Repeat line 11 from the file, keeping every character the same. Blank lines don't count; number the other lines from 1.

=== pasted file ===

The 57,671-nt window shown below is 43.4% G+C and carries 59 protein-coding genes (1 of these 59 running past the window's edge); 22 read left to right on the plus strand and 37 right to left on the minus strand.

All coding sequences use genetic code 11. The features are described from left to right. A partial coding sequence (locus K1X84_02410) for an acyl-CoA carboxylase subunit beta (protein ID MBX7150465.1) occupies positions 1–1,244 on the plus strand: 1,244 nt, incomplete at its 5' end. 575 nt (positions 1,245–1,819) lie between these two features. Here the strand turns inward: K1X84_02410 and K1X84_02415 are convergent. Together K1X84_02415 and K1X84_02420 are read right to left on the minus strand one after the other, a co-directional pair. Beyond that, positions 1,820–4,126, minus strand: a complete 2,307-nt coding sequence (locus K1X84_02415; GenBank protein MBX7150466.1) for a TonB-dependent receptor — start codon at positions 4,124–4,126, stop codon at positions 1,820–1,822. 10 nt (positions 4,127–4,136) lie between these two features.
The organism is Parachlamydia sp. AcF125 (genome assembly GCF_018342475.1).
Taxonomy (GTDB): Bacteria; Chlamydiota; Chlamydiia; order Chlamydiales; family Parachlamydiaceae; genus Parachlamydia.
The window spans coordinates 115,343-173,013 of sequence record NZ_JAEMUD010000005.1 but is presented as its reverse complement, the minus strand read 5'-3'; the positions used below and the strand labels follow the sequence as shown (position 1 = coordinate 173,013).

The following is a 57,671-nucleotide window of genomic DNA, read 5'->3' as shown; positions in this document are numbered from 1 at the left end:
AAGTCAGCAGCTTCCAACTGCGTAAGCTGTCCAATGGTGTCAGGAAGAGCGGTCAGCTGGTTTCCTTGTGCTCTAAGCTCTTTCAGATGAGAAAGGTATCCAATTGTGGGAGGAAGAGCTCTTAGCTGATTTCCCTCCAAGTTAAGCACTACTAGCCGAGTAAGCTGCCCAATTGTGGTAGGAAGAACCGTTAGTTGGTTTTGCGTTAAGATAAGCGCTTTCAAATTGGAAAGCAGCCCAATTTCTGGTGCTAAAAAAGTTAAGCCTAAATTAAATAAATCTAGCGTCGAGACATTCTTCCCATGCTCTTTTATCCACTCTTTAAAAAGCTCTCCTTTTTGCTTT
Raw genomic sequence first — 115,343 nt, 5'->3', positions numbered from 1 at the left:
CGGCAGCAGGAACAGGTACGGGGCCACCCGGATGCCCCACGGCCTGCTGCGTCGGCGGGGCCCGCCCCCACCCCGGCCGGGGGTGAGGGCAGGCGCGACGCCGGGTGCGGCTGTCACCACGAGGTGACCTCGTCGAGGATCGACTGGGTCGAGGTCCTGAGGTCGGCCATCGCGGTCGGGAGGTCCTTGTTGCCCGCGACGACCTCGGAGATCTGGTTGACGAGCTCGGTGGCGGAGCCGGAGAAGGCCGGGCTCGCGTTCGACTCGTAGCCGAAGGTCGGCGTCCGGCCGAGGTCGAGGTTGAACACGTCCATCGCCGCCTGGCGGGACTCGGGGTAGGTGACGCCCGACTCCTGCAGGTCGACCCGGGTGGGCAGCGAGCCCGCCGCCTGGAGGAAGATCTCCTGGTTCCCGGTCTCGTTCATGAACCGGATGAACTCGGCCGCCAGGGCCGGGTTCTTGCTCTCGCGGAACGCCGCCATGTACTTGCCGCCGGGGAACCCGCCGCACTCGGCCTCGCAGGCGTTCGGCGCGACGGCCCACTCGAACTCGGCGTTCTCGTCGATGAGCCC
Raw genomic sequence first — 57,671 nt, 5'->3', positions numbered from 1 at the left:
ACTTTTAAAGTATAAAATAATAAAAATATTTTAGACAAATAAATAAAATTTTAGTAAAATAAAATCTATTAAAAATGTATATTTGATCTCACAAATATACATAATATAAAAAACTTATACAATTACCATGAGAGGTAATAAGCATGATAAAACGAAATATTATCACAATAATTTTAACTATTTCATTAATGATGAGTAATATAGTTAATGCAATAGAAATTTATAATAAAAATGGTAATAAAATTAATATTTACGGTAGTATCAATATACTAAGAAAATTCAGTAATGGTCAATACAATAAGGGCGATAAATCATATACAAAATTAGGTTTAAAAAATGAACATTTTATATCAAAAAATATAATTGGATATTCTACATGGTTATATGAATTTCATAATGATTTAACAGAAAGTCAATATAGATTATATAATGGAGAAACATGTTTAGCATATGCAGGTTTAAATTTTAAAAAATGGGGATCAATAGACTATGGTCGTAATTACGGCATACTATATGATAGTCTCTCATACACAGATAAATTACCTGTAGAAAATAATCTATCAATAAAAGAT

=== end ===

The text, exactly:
ACTTTTAAAGTATAAAATAATAAAAATATTTTAGACAAATAAATAAAATTTTAGTAAAATAAAATCTATTAAAAATGTATATTTGATCTCACAAATATACATAATATAAAAAACTTATACAATTACCATGAGAGGTAATAAGCATGATAAAACGAAATATTATCACAATAATTTTAACTATTTCATTAATGATGAGTAATATAGTTAATGCAATAGAAATTTATAATAAAAATGGTAATAAAATTAATATTTACGGTAGTATCAATATACTAAGAAAATTCAGTAATGGTCAATACAATAAGGGCGATAAATCATATACAAAATTAGGTTTAAAAAATGAACATTTTATATCAAAAAATATAATTGGATATTCTACATGGTTATATGAATTTCATAATGATTTAACAGAAAGTCAATATAGATTATATAATGGAGAAACATGTTTAGCATATGCAGGTTTAAATTTTAAAAAATGGGGATCAATAGACTATGGTCGTAATTACGGCATACTATATGATAGTCTCTCATACACAGATAAATTACCTGTAGAAAATAATCTATCAATAAAAGAT